Gucci on the Apple Vision Pro and why it Matters

Yesterday, Gucci released an immersive, mixed-reality version of its new documentary on creative director Sabato De Sarno for the Apple Vision Pro (AVP). The documentary is directed by Ariel Schulman and Henry Joost and documents the creation of the first Gucci ‘Ancora’ fashion show by the fashion house’s new Creative Director, Sabato De Sarno.  The story takes viewers through the weeks leading up to de Sarno’s debut show in September 2023 which was called Gucci Ancora. “Ancora is a word that you use when your desire is not over yet, whether it’s a kiss, an embrace, or making love,” explains Sabato De Sarno.  “It’s as if you own something and you want more of it. I wanted to fall in love with fashion all over again – ancora.”

This App/documentary is a significant move as it is one of the first examples of providing a new experience in narrative documentary using spatial computing. Unlike other earlier VR headsets and similar devices, the Apple Vision Pro provides an extremely high-quality viewing experience. But beyond the ability to watch conventional 2D or 3D movies in crystal clear clarity, the film highlights the ability to provide an enhanced experience with both novelty and interactivity.

Photo: Courtesy of Gucci

The film becomes dramatically more interesting not just by viewing 3D versions of Gucci’s shoes and handbags, but by providing various engaging new cinematic tricks and immersive elements. Take, for instance, a scene where Sabato De Sarno discusses his beloved dog. Here, viewers are treated to the whimsical sight of a small 3D dog ambling leisurely across the screen’s foreground. Similarly, when the focus shifts to the runway, the film cleverly extends the runway’s base into the viewer’s space, surrounding them with the spectacle. Despite the potential for these elements to distract, they instead add a layer of fun and whimsy to the experience.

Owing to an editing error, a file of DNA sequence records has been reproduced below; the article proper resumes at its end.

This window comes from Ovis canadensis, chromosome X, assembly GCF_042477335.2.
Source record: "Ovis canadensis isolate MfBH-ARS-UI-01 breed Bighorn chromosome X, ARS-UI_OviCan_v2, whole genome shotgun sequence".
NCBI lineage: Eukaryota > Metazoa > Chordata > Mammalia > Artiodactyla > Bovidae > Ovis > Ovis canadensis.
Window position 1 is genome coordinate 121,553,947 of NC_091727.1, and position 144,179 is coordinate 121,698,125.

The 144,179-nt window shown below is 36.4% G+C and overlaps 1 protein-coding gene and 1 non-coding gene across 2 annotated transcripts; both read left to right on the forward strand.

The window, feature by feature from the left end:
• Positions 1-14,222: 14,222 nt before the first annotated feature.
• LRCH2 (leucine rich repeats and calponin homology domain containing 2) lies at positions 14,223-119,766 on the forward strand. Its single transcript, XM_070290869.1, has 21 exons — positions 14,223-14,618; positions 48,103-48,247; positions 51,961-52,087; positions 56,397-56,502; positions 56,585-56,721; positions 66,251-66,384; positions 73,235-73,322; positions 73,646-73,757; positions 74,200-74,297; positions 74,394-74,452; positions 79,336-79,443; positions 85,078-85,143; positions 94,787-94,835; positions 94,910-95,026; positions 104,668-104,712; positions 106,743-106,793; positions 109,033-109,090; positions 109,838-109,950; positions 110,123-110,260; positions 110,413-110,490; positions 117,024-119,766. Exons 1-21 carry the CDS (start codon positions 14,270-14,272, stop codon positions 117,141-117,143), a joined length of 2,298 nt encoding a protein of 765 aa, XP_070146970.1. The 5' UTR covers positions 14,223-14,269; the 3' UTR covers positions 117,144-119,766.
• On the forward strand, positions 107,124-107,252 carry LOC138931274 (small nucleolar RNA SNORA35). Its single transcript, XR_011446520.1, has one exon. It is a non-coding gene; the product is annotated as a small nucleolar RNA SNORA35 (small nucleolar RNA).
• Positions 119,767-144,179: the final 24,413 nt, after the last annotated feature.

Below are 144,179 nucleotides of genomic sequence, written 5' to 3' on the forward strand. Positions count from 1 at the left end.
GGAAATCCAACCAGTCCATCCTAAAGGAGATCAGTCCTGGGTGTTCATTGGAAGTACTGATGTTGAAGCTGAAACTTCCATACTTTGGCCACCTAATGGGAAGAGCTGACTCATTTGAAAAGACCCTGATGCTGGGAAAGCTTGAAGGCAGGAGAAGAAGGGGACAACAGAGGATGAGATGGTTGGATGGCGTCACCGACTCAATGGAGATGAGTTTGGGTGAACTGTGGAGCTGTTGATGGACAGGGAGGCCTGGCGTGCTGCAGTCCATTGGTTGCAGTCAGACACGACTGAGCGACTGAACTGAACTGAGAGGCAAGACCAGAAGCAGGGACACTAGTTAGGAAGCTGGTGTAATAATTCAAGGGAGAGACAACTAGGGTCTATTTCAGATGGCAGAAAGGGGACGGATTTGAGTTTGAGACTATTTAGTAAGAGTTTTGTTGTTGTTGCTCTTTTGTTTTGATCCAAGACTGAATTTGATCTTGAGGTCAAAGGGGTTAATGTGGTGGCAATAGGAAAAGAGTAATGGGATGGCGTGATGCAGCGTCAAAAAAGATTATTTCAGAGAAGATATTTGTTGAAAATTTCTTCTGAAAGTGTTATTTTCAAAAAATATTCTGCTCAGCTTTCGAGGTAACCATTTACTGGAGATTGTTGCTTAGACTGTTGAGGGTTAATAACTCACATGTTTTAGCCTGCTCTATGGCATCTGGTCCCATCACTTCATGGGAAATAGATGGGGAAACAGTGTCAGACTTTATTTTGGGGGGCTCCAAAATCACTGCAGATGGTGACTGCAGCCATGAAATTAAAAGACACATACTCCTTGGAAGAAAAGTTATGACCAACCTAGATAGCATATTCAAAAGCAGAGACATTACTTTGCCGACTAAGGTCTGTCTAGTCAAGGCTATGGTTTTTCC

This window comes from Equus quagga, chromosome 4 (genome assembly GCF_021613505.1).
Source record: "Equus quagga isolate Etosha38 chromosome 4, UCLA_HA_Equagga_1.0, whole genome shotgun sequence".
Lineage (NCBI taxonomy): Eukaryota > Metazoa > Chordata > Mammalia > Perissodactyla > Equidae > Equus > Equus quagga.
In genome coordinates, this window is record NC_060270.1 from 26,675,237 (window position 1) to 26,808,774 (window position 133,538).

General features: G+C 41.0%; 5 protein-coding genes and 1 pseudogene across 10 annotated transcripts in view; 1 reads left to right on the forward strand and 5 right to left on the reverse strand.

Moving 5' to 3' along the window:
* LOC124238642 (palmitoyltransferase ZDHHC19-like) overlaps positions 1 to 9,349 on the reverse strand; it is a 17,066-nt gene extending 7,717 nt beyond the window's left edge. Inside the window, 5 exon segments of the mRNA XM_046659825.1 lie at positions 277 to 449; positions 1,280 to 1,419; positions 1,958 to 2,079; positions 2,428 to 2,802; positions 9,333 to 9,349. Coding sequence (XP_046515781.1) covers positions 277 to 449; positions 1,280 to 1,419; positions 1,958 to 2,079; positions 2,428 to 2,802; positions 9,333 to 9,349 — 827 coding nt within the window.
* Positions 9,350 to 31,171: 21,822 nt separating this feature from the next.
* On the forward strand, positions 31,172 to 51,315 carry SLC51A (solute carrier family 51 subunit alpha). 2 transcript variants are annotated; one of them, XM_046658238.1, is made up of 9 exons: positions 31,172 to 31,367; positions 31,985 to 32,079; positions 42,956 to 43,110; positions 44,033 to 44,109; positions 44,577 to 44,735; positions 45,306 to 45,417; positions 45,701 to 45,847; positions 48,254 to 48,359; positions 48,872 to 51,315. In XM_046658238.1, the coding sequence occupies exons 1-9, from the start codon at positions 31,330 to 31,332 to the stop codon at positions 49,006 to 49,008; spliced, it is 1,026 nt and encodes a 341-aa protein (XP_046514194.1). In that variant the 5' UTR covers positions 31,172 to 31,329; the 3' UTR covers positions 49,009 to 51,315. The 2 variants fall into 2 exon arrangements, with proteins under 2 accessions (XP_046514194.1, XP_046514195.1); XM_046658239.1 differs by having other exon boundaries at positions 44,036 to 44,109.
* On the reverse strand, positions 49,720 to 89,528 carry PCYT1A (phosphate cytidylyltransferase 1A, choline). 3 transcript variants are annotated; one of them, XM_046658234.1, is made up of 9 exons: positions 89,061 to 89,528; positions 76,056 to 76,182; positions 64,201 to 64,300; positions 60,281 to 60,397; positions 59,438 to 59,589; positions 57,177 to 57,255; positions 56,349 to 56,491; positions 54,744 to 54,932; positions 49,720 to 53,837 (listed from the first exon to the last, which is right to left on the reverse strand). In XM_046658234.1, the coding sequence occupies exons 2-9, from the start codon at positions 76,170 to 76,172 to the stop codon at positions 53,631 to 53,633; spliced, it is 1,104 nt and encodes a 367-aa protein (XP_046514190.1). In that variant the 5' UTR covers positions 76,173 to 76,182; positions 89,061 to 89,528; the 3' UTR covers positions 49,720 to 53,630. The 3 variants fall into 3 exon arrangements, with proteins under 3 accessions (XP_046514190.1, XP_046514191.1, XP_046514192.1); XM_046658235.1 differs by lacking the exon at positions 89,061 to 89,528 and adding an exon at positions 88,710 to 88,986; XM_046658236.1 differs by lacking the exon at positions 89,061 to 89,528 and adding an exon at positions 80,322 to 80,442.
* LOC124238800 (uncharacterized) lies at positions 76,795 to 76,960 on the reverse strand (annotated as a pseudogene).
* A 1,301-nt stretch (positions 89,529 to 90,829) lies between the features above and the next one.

It’s essential to highlight that, despite the innovative features mentioned, the true magic of this film, like many offerings on the Apple Vision Pro, is something that must be experienced firsthand to be fully appreciated. While descriptions can capture the imagination, they often fall short of conveying the full impact. This is a recurring theme with the Apple Vision Pro; we’ve enthusiastically shared stories about its various engaging applications with countless individuals. Yet, it is only through personal experience that one can truly grasp the value, leading to many moments of revelation accompanied by exclamations of “Oh, now I get it,” particularly after interactive experiences like ‘patting a dinosaur’.

The Apple Vision Pro is designed to be an experiential device rather than merely a display device, pushing the boundaries of traditional film viewing. Furthermore, the filmmakers have embraced spatial computing to integrate the storyline and its elements seamlessly into the viewer’s physical space. This approach not only fully engages the viewer’s field of view at times but also gently invites further engagement for those curious to explore more deeply. The result is a truly experiential journey that transcends the conventional viewing experience, demonstrating the filmmakers’ commitment to not just showing a film in 3D but creating an immersive world that viewers can interact with and inhabit, making the film a great experience.